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True blue star steals the show

The eye-catching Himalayan blue poppy has no problem standing out from the crowd in May

Meconopsis lingholm

The month of May is colourful. Each plant jostling shoulders with the next, straining to get noticed and admired by the gardening public. Meconopsis or Himalayan blue poppies have no problem attracting attention. Meconopsis is one of the RHS Harlow Carr’s signature plants and ‘Lingholm’ is one of the most reliable and best of the blue poppies.

Meconopsis 'Lingholm' (Fertile Blue Group) is known for its large sky-blue flowers with protruding gold stamens. Its one-metre tall flowers, point downwards when young and lift to vertical upon maturity. The boat-shaped leaves, stems, buds and seed capsules are draped in long, light brown to translucent hairs.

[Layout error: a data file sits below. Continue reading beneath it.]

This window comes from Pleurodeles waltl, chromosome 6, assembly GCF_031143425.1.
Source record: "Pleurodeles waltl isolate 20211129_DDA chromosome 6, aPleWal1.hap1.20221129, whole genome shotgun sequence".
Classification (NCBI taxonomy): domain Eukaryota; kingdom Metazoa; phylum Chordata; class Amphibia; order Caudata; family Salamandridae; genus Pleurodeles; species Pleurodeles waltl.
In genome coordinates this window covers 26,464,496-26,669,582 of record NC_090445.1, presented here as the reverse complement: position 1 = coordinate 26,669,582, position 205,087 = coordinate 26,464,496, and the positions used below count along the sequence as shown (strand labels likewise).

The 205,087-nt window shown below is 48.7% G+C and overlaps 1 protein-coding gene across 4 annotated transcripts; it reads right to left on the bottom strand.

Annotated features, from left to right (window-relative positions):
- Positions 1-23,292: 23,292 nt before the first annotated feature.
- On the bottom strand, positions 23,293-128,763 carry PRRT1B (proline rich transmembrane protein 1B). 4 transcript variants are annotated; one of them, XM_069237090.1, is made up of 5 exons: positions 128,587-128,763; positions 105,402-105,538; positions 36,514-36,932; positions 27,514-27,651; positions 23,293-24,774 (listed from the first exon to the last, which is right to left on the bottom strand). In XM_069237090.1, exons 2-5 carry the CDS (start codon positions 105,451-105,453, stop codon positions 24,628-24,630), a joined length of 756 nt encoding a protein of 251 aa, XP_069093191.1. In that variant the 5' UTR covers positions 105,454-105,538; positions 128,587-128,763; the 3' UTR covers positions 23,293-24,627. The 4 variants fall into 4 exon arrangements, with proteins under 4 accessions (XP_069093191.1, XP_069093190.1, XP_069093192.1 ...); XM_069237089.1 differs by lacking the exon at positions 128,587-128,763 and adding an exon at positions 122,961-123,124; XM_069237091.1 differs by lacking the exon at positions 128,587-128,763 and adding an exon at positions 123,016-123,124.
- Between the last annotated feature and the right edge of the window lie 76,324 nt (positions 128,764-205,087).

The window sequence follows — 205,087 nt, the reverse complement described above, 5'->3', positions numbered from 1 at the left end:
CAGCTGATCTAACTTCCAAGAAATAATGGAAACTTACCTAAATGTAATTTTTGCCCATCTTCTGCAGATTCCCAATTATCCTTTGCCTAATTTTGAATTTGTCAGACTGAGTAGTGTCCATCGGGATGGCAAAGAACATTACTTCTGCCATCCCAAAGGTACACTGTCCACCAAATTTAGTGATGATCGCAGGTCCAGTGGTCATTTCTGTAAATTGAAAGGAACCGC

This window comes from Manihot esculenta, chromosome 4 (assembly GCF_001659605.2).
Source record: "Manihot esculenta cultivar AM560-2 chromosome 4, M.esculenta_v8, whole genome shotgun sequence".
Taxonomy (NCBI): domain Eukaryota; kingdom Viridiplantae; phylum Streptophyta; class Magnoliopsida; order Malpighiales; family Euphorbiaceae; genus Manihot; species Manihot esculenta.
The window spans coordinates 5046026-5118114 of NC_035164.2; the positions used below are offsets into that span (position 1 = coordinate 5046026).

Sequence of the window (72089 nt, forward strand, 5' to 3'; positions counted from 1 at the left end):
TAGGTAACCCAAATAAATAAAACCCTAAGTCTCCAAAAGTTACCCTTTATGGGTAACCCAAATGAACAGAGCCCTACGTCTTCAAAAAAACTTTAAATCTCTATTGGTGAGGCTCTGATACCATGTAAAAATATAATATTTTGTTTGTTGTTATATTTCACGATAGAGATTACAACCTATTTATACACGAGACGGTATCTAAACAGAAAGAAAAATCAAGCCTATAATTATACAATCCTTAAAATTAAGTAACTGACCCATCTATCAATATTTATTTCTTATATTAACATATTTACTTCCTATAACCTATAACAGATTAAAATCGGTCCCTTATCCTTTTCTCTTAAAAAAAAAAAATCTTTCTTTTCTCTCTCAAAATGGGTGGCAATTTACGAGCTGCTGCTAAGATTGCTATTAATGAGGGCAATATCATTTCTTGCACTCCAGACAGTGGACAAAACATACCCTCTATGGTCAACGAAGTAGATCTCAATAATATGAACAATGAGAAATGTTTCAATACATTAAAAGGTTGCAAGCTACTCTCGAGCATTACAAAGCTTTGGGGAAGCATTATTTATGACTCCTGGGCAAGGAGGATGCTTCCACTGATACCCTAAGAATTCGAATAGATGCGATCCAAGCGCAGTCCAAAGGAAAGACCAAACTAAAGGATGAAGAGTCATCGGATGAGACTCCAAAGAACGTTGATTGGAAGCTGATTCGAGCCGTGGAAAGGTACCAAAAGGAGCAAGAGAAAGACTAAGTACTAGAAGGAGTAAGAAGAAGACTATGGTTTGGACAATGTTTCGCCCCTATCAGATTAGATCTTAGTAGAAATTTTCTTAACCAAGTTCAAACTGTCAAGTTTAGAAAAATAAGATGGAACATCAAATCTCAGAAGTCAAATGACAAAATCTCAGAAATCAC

Meconopsis lingholmMeconopsis, though incredibly enchanting, are traditionally temperamental and hard to grow. This is part of their elusive charm. These plants require cool, moist, dappled shade, and fertile but freely draining acid soil. They dislike heat and need a cold winter to ensure a dormant period. If you live in the north of England consider yourself lucky, for your chances of succeeding with these plants are greatly improved.

Meconopsis 'Lingholm' differs from other Meconopsis groups in that they are clump-forming rather than rhizomatous so make quite a tidy plant. The flowers are pure sky-blue, having no mauve or purple tones often seen in other groups. It is also self-fertile, producing viable seeds. Self-fertility is a great advantage, because when you plant a group of them, some may live and some may die, but the plants that produce viable seed will ensure the next year's display.

Impressive displays of Meconopsis 'Lingholm' can be seen in the garden, snaking along either side of the streamside. This plant is a good choice for a gardener who would like a challenge, and the rewards more than make up for the effort. Despite its reputation these plants require very little maintenance, simply cutting down to the base in late autumn.


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